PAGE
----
We take a leap, with courage and exhilaration, into the deep end of uncharted waters. We build a new world together, through experimentation, risk-taking, and shared vision and intention. That requires tremendous faith and trust. We buoy one another. I needed artists who are generous: willing to bring their full, complex, multi-faceted identities to the work. I needed artists who are committed to relationship: intuitively open and responsive to others. I needed artists who love process: celebrating the journey as much as the destination. Fortunately, that is exactly the cast I got! Amazing!
What is the world of this play? And how are you and your designers planning to put it on stage?
Well, as I always say, all plays take place in the present. And all plays take place in the theatre. So we start there. Much of the action of this play takes place in the rehabilitation hospital that Emma checks into. But even that landscape is constantly shifting, evolving, reconfiguring itself — responding to the sensations and experiences of its inhabitants. And that central world is book-ended by very different locations, spatially and conceptually. So we needed to be imaginative about how we evolved from place to place, idea to idea. I think we have found some fun and surprising ways to bring it to life.
Several of the designers on this project are people with whom you work frequently. How is that helpful to your process?
It’s a thrill to be working with so many artists with whom I have enjoyed a longstanding creative practice. Over time, you develop a kind of creative shorthand — a shared aesthetic sensibility that helps move the process forward quickly and allows one to take things even further each time. So returning to the design process with Jeff Adelberg, David Wilson, Gail Astrid Buckley, and Adam Stone feels like coming home. We have indeed made so much work together, in various configurations, and we speak much the same visual and theatrical language.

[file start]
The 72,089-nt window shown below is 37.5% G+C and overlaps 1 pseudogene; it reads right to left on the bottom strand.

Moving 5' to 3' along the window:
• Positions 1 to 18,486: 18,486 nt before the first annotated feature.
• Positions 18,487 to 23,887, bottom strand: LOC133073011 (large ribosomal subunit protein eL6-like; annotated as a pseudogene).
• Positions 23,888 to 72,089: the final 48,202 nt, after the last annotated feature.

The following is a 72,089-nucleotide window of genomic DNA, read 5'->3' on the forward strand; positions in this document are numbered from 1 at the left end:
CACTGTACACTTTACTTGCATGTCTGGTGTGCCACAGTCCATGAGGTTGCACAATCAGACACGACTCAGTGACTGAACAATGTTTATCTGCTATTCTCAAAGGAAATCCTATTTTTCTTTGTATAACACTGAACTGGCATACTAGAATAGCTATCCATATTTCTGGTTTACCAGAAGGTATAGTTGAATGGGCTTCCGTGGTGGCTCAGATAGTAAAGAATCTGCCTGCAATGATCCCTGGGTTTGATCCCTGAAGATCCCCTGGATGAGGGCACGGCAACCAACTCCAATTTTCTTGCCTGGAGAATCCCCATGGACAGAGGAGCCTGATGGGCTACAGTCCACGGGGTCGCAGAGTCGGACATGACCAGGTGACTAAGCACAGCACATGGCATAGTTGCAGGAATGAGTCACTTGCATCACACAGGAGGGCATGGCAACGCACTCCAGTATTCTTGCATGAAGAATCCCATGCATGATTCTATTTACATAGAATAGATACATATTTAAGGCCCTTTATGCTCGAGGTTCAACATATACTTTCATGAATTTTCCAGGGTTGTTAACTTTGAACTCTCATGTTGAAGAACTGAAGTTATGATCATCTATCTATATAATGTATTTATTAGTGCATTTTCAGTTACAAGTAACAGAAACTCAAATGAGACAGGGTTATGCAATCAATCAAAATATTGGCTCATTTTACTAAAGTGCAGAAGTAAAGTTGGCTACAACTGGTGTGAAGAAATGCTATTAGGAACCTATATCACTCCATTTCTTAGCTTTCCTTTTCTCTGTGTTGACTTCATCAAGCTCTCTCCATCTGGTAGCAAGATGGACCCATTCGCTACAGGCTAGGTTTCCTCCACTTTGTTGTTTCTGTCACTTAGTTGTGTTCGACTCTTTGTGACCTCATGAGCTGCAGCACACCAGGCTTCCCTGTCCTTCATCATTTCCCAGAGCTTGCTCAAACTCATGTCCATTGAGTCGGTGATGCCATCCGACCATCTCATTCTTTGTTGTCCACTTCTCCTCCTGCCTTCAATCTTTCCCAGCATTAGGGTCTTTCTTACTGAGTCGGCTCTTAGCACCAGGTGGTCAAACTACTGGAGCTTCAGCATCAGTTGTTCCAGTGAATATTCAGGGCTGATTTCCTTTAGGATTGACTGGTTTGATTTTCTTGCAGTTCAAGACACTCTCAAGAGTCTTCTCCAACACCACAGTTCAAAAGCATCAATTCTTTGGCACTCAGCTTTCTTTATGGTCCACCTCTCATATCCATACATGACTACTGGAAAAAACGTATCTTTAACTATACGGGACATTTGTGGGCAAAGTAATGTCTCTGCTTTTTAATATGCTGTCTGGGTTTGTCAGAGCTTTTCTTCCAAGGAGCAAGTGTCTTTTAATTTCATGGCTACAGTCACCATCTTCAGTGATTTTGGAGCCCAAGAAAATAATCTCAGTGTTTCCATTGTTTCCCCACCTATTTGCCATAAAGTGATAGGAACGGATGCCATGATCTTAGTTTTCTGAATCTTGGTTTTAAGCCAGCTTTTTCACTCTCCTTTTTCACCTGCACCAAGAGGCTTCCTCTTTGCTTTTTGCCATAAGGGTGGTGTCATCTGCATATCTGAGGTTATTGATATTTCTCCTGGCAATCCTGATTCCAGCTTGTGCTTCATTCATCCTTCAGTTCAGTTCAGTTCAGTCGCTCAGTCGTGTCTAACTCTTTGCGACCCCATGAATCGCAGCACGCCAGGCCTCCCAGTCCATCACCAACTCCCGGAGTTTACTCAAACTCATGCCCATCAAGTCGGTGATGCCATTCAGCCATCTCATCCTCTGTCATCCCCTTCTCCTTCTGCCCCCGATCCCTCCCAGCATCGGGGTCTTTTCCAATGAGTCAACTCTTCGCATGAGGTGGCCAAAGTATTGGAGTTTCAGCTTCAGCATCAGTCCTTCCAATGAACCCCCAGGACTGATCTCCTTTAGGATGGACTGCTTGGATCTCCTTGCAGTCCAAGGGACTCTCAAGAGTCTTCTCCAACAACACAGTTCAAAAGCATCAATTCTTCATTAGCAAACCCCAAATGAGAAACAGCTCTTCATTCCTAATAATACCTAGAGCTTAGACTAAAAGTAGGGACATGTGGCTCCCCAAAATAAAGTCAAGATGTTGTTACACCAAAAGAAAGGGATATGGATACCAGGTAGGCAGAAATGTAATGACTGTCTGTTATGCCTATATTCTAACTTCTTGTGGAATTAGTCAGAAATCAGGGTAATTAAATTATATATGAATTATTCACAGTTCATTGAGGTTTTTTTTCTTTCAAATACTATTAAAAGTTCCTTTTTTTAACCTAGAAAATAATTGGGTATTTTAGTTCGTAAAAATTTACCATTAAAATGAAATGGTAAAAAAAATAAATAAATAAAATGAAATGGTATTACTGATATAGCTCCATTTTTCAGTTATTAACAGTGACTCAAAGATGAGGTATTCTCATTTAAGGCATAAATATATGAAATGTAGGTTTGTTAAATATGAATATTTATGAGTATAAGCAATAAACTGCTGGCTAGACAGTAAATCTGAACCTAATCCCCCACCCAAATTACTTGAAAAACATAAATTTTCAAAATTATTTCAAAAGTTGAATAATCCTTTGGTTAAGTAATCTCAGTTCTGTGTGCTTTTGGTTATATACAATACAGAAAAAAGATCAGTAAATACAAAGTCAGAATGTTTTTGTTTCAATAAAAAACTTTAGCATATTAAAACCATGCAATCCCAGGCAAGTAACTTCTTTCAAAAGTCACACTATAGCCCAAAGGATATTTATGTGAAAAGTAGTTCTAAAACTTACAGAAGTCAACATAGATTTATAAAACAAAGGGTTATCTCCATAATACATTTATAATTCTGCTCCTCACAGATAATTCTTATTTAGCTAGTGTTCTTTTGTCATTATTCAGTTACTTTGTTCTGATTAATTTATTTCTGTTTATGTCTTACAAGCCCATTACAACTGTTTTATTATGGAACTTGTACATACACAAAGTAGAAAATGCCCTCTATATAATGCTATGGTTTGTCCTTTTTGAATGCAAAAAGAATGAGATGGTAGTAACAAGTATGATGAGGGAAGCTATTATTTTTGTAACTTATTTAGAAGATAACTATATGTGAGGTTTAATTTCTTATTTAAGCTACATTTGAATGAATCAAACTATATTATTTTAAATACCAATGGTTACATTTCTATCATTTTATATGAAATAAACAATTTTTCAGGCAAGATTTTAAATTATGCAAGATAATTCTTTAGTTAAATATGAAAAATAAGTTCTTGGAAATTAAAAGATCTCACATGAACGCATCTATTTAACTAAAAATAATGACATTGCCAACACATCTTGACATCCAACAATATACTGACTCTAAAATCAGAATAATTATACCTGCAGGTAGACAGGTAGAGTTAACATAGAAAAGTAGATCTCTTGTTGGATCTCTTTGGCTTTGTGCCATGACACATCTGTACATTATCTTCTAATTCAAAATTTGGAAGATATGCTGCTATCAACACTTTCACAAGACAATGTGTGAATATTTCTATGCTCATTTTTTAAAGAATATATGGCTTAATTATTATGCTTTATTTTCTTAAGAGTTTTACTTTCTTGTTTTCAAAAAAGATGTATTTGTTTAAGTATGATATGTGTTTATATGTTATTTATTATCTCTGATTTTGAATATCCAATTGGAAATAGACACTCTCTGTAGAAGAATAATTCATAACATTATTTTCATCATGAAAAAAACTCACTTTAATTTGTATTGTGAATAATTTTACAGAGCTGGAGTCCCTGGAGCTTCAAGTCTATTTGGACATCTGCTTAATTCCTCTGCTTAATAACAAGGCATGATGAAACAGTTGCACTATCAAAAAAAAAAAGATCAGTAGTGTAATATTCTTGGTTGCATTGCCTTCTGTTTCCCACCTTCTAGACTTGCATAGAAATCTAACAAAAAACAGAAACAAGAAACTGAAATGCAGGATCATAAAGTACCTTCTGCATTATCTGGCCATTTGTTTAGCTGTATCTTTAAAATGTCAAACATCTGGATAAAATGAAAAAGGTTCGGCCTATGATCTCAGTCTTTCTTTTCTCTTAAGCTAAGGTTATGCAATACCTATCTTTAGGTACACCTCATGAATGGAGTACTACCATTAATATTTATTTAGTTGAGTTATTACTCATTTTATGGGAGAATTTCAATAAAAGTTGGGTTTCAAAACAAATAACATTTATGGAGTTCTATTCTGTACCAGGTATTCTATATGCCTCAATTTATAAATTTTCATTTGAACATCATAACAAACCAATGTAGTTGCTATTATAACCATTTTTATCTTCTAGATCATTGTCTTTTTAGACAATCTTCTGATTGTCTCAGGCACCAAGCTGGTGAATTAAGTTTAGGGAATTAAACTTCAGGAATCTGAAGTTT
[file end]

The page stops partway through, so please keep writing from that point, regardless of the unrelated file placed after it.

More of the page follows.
That said, it’s been eye-opening and exhilarating to work with Jeffrey Petersen, a scenic designer whose work I have admired but with whom I have never worked. That provides a kind of blank slate that is refreshing and challenging. It keeps the overall process from getting stale, and forces the entire team to reevaluate our assumptions and find new ways of seeing and making!
Playwright Duncan Macmillan draws some connections in this play between theatre and addiction. How do you see those parallels?
I love Duncan Macmillan’s provocative central premise: that the “fiction-making” that we do in drama is uncomfortably akin to the “fiction-making” that addicts are forced to do in real life, when they deny their addiction, hide their struggles from family and friends, and cover their tracks at work or in therapy.
It’s both challenging and enlightening. Where does the truth really lie in a world where we re-invent ourselves and our entire world regularly, as we do in the theatre? What is the difference between “telling stories” — a celebratory activity central to all human culture, art, and history — and the potentially destructive and destabilizing activity of “telling lies” — or insisting upon a false narrative? Where do we locate our individual identity in a contemporary culture that is constantly shifting, all the while demanding that we document and advertise our lives through the distorting lens of social media? What are the constants? What is subject to change? What is true, and what is illusion? Whose word should we take? Whom can we trust?
Emma, an actor, refers to several recognizable plays and characters throughout the script of People, Places, and Things. She quotes the unforgettably doomed Blanche Dubois from Tennessee Williams’ A Streetcar Named Desire: “I have always depended on the kindness of strangers.” Fascinatingly, I have seen Marianna play Blanche in a potent production of that play, which adds another layer of meaning and connection to the meta-theatrical onion we are peeling. Emma also ultimately finds truth, hope and redemption in the unlikely words of a commercial advertisement, the words of which she has branded into her memory:
We look at the world with wonder.
Why bring the past into the present?
We stand resolutely in the present, arms wide, looking toward the future.
I am now. You are now. We are now.
What a thing it is to be alive.